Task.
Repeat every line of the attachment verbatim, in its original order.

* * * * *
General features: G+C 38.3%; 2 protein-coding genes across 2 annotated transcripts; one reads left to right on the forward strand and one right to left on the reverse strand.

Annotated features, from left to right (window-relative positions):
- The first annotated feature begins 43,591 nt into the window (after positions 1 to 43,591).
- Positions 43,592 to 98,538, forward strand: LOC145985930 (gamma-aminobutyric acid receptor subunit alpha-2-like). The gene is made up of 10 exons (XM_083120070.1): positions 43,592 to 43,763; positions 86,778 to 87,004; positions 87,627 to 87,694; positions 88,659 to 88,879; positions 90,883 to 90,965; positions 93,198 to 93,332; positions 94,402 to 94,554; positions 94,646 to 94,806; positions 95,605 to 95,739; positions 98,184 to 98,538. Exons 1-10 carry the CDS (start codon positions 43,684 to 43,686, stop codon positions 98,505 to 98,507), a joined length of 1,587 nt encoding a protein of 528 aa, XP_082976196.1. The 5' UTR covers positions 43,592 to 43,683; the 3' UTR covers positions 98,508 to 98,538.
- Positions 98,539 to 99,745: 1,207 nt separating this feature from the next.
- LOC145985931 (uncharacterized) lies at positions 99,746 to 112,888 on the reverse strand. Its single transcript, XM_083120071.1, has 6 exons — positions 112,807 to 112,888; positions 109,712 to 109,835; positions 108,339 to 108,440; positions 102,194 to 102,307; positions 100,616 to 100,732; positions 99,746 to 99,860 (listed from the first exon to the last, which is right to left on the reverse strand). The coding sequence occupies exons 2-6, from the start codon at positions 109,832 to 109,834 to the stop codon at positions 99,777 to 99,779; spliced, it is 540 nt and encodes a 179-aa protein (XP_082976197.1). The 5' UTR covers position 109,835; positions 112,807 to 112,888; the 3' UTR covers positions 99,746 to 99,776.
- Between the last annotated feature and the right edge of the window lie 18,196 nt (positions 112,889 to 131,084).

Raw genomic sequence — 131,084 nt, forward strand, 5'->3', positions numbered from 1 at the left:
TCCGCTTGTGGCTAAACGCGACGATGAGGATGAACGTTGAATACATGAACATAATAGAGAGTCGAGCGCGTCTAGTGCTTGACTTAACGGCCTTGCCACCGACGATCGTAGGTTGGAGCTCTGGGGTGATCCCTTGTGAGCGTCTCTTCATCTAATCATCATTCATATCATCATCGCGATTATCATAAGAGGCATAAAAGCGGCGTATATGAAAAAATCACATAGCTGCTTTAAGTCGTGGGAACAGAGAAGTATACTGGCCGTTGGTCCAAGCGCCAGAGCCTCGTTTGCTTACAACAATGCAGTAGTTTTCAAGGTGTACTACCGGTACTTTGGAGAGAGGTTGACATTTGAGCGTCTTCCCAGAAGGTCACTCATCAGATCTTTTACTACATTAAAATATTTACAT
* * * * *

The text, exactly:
General features: G+C 38.3%; 2 protein-coding genes across 2 annotated transcripts; one reads left to right on the forward strand and one right to left on the reverse strand.

Annotated features, from left to right (window-relative positions):
- The first annotated feature begins 43,591 nt into the window (after positions 1 to 43,591).
- Positions 43,592 to 98,538, forward strand: LOC145985930 (gamma-aminobutyric acid receptor subunit alpha-2-like). The gene is made up of 10 exons (XM_083120070.1): positions 43,592 to 43,763; positions 86,778 to 87,004; positions 87,627 to 87,694; positions 88,659 to 88,879; positions 90,883 to 90,965; positions 93,198 to 93,332; positions 94,402 to 94,554; positions 94,646 to 94,806; positions 95,605 to 95,739; positions 98,184 to 98,538. Exons 1-10 carry the CDS (start codon positions 43,684 to 43,686, stop codon positions 98,505 to 98,507), a joined length of 1,587 nt encoding a protein of 528 aa, XP_082976196.1. The 5' UTR covers positions 43,592 to 43,683; the 3' UTR covers positions 98,508 to 98,538.
- Positions 98,539 to 99,745: 1,207 nt separating this feature from the next.
- LOC145985931 (uncharacterized) lies at positions 99,746 to 112,888 on the reverse strand. Its single transcript, XM_083120071.1, has 6 exons — positions 112,807 to 112,888; positions 109,712 to 109,835; positions 108,339 to 108,440; positions 102,194 to 102,307; positions 100,616 to 100,732; positions 99,746 to 99,860 (listed from the first exon to the last, which is right to left on the reverse strand). The coding sequence occupies exons 2-6, from the start codon at positions 109,832 to 109,834 to the stop codon at positions 99,777 to 99,779; spliced, it is 540 nt and encodes a 179-aa protein (XP_082976197.1). The 5' UTR covers position 109,835; positions 112,807 to 112,888; the 3' UTR covers positions 99,746 to 99,776.
- Between the last annotated feature and the right edge of the window lie 18,196 nt (positions 112,889 to 131,084).

Raw genomic sequence — 131,084 nt, forward strand, 5'->3', positions numbered from 1 at the left:
TCCGCTTGTGGCTAAACGCGACGATGAGGATGAACGTTGAATACATGAACATAATAGAGAGTCGAGCGCGTCTAGTGCTTGACTTAACGGCCTTGCCACCGACGATCGTAGGTTGGAGCTCTGGGGTGATCCCTTGTGAGCGTCTCTTCATCTAATCATCATTCATATCATCATCGCGATTATCATAAGAGGCATAAAAGCGGCGTATATGAAAAAATCACATAGCTGCTTTAAGTCGTGGGAACAGAGAAGTATACTGGCCGTTGGTCCAAGCGCCAGAGCCTCGTTTGCTTACAACAATGCAGTAGTTTTCAAGGTGTACTACCGGTACTTTGGAGAGAGGTTGACATTTGAGCGTCTTCCCAGAAGGTCACTCATCAGATCTTTTACTACATTAAAATATTTACAT